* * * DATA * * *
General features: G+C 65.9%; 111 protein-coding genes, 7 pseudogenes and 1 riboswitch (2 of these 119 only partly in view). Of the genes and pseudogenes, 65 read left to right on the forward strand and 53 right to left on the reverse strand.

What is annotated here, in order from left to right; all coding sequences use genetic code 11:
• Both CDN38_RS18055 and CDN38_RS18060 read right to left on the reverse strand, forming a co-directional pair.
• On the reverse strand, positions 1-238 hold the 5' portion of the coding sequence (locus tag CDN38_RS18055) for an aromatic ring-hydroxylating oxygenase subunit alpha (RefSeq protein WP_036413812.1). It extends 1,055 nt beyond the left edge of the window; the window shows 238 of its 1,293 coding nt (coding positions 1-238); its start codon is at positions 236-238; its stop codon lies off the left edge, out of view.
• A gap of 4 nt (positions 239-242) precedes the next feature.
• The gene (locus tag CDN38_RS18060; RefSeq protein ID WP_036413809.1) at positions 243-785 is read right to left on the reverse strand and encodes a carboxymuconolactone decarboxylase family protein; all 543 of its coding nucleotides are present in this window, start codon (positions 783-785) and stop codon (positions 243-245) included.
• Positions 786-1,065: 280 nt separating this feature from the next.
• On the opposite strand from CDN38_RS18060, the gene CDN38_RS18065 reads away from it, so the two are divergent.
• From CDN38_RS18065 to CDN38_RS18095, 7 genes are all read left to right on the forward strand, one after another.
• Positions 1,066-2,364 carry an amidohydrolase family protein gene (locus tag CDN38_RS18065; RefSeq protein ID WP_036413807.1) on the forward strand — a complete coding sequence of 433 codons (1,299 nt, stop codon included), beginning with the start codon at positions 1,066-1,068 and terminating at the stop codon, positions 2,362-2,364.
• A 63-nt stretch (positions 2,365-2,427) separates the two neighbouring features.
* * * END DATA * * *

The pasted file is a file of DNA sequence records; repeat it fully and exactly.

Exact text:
General features: G+C 65.9%; 111 protein-coding genes, 7 pseudogenes and 1 riboswitch (2 of these 119 only partly in view). Of the genes and pseudogenes, 65 read left to right on the forward strand and 53 right to left on the reverse strand.

What is annotated here, in order from left to right; all coding sequences use genetic code 11:
• Both CDN38_RS18055 and CDN38_RS18060 read right to left on the reverse strand, forming a co-directional pair.
• On the reverse strand, positions 1-238 hold the 5' portion of the coding sequence (locus tag CDN38_RS18055) for an aromatic ring-hydroxylating oxygenase subunit alpha (RefSeq protein WP_036413812.1). It extends 1,055 nt beyond the left edge of the window; the window shows 238 of its 1,293 coding nt (coding positions 1-238); its start codon is at positions 236-238; its stop codon lies off the left edge, out of view.
• A gap of 4 nt (positions 239-242) precedes the next feature.
• The gene (locus tag CDN38_RS18060; RefSeq protein ID WP_036413809.1) at positions 243-785 is read right to left on the reverse strand and encodes a carboxymuconolactone decarboxylase family protein; all 543 of its coding nucleotides are present in this window, start codon (positions 783-785) and stop codon (positions 243-245) included.
• Positions 786-1,065: 280 nt separating this feature from the next.
• On the opposite strand from CDN38_RS18060, the gene CDN38_RS18065 reads away from it, so the two are divergent.
• From CDN38_RS18065 to CDN38_RS18095, 7 genes are all read left to right on the forward strand, one after another.
• Positions 1,066-2,364 carry an amidohydrolase family protein gene (locus tag CDN38_RS18065; RefSeq protein ID WP_036413807.1) on the forward strand — a complete coding sequence of 433 codons (1,299 nt, stop codon included), beginning with the start codon at positions 1,066-1,068 and terminating at the stop codon, positions 2,362-2,364.
• A 63-nt stretch (positions 2,365-2,427) separates the two neighbouring features.